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Individual countries, however, can still have a positive impact. Minister Solheim stressed that a country like Norway has an important role to play in dealing with threats like climate change. The economic growth facilitated by Norway's oil extraction allows the country to fund important overseas environmental projects. By supporting rainforest conservation programmes in Brazil and Indonesia, for example, Norway is able to use its economic strength to play a significant role in global conservation efforts. The challenge for the United Nations member states is to act collectively and not solely unilaterally.
Minister Solheim predicted that COP 16 of the UN Framework Convention on Climate Change will serve in that regard, as a significant assessment of states' abilities to compromise with each other. The ability to act unilaterally should not serve as a substitute to global cooperation. There are lessons to be learned from COP 15, which took place in Copenhagen in December 2009, where the world's most powerful countries were somewhat reluctant to accept the need to compromise. Nevertheless, Minister Solheim hopes that we can find ways to reconcile our differences in order to achieve the universal and lasting goal of environmental preservation.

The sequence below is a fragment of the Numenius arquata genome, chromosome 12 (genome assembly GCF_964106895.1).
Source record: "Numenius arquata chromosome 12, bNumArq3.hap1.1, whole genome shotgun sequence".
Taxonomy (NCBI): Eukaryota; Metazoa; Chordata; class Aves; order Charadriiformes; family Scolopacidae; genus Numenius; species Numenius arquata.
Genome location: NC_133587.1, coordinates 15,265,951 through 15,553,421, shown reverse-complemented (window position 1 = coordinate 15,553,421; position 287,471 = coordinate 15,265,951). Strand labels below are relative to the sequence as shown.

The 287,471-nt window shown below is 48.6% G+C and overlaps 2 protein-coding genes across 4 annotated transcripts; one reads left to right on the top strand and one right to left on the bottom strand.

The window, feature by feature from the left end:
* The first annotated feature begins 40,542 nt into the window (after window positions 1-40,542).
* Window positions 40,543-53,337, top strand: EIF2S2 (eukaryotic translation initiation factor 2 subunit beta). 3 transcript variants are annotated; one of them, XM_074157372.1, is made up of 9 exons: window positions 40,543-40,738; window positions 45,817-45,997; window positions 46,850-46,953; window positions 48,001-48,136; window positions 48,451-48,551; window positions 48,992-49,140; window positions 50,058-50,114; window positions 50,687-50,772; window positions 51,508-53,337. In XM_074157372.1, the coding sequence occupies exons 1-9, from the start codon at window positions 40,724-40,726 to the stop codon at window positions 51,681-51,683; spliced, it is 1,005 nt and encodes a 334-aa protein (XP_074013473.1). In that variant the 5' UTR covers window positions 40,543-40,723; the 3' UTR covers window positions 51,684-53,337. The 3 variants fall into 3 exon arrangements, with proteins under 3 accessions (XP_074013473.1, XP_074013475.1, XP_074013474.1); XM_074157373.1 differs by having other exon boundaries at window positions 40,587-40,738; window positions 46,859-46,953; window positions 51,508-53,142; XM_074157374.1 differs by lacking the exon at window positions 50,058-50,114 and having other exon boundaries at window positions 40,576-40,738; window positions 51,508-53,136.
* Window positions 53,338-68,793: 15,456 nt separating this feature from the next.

Interview with Erik Solheim, Norway’s Minister of Environment and International Development
Minister Solheim reflects on global environmental governance in our multipolar world and puts forward the ability to compromise as a necessary step to achieve a legally-binding global climate deal, while stressing the interim benefits that unilateral and bilateral initiatives can provide. This interview was recorded after Minister Solheim delivered the 2010 Fridtjof Nansen Memorial Lecture at UNU in Tokyo on 27 November.
Video of interview with Erik Solheim, Norway's minister of the environment and international development
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